By Bree Barton
“I have learned silence from the talkative, toleration from the intolerant, and kindness from the unkind.” ~Khalil Gibran
I recently traveled to Malaysia for a friend’s wedding where I spent four delicious days communing with wild monkeys and feasting on sticky rice. The people were kind and warm, the culture rich, the trip magical.
On my last day in Kuala Lumpur, I was headed out to buy souvenirs for family and friends when I stumbled across the most beautiful temple—filled with ornate gold and red statues, air thick with sweet-smelling smoke.
I wandered around, overcome with majesty, trying to breathe it all in. I was still under the temple’s spell when someone spoke to me.
“Your dress is ugly.”
I looked to my right where the voice had come from. A woman was sitting on a bench, not looking in my direction.
“Sorry?” I said, thinking I must have misheard. She waved me off.
I stood there for a moment, trying to decide on a course of action. She was American, the first and only other American I’d met during my trip.
Had she really just said my dress was ugly? It was a simple blue affair, uncomplicated and perfect for traveling. Maybe she said my dress was pretty, I thought. I must have misunderstood.
The hurt and confusion was rising to a crescendo in my head. But if I’ve learned anything over the last few years, it’s that we all have a choice of how we choose to respond to what we are given. I chose to engage.
“Did you just say my dress is ugly?” I asked.
“Yeah,” she said. “I did.”
I took a deep breath and replied, calmly, “Why would you say that to me?”
“I’m entitled to my opinion,” she said. “Your dress is ugly; I can tell it’s not well made. Your purse is dirty. I am free to voice my thoughts and those are my thoughts about you.”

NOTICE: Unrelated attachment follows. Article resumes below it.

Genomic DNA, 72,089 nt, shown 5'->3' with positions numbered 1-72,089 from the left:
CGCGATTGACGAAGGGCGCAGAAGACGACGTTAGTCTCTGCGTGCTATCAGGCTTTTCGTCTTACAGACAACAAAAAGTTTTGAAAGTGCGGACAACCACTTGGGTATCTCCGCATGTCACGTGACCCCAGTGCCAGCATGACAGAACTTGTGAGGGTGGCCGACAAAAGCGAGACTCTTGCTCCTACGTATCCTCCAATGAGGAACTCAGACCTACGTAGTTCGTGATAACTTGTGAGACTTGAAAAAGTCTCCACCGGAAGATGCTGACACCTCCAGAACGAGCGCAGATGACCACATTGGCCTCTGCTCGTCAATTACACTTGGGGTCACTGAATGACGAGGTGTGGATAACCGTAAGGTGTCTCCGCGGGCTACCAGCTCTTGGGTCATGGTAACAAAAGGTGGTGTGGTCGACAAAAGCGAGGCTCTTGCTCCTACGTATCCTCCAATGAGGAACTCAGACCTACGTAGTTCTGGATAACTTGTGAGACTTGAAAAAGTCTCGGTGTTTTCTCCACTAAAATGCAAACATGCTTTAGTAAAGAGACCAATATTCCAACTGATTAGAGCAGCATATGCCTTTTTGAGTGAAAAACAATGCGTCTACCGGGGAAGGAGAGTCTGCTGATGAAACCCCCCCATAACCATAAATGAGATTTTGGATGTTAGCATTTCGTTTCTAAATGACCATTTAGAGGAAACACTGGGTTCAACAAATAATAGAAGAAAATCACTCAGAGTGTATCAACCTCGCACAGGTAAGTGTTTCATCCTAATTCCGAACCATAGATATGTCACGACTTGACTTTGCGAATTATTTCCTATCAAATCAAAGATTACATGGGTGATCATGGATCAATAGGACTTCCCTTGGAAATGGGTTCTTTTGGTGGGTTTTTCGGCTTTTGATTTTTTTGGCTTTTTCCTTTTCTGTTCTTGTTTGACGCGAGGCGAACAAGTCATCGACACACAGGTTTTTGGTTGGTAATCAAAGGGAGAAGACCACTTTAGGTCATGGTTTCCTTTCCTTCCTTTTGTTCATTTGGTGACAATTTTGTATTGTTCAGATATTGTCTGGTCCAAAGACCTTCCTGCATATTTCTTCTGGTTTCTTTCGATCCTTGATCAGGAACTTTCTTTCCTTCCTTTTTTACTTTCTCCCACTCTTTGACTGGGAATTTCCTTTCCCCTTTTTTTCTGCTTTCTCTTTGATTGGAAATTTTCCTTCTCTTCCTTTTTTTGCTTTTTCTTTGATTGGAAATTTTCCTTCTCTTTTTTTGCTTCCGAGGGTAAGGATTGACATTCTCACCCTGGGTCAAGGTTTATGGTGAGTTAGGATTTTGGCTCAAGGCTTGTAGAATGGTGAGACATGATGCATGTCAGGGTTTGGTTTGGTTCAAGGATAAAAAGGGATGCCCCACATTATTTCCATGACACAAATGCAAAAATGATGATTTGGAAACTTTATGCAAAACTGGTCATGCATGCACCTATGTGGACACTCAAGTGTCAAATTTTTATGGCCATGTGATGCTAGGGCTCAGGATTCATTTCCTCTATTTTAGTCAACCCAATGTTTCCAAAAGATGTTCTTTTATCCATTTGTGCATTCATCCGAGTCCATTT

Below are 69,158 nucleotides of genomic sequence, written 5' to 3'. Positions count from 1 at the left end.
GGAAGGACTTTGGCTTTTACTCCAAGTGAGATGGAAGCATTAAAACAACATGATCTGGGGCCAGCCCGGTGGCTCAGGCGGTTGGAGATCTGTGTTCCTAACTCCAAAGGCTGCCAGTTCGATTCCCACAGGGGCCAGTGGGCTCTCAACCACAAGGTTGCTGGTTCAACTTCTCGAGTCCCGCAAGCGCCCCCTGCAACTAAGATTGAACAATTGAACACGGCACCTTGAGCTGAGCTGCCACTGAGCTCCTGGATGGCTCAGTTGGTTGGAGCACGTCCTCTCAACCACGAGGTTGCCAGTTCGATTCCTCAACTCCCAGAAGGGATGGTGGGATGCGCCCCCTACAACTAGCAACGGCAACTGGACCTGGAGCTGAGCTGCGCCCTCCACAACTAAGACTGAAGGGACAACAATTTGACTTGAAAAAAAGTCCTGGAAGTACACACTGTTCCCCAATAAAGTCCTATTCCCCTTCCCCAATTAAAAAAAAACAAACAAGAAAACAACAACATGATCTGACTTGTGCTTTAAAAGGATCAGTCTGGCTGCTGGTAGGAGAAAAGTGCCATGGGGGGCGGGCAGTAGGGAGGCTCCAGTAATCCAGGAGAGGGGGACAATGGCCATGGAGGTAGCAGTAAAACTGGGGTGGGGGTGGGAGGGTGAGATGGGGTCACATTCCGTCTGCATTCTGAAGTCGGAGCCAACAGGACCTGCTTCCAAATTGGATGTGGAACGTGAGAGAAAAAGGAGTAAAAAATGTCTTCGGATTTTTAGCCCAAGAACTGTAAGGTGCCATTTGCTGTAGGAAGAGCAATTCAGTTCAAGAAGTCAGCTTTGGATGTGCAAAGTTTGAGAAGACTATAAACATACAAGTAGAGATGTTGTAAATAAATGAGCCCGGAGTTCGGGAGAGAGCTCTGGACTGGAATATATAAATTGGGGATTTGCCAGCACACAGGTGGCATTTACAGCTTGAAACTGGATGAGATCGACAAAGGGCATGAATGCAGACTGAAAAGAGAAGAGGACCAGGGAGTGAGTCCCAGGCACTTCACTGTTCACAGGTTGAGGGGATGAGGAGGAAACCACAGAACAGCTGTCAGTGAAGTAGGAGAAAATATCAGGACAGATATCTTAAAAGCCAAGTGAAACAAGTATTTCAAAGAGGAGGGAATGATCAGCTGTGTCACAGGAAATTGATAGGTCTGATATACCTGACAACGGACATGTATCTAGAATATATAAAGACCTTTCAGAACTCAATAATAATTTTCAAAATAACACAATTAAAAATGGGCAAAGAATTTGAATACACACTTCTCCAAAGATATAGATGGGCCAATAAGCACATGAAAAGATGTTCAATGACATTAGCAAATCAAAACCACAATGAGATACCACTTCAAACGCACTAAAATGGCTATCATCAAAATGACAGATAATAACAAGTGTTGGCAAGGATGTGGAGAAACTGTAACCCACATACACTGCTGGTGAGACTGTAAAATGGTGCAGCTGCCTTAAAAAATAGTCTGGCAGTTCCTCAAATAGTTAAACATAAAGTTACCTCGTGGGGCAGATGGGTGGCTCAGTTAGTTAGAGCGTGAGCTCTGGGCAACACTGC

To say it felt like getting slapped in the face would be an understatement; it was more of a punch to the gut. My blood boiled, my heart raced, and still I kept my voice at an even keel.
“You are entitled to your own opinion,” I said. “But we also live in congress with other human beings. Why would you say something so aggressive and unkind?”
At which point she reiterated her insults. Her words sliced coolly into the way I looked and the clothes I wore. That’s when I said the one thing I regret saying.
“I wish there were fewer Americans like you traveling abroad,” I told her. “You give the rest of us a bad name.”
I turned and walked away, and she yelled one more barb at my back as I walked out of the temple. I didn’t turn around.
My hands were shaking as I walked down the street. I felt a strange knot of emotions in my chest: hurt, anger, fear.
I was irrationally terrified that I would run into her again, that she would be sitting in the seat next to me on my flight home and I would be subjected to seventeen hours of her cruelty, unable to escape.
But most of all I felt baffled. Why did this woman choose to attack me? Why had she said what she said?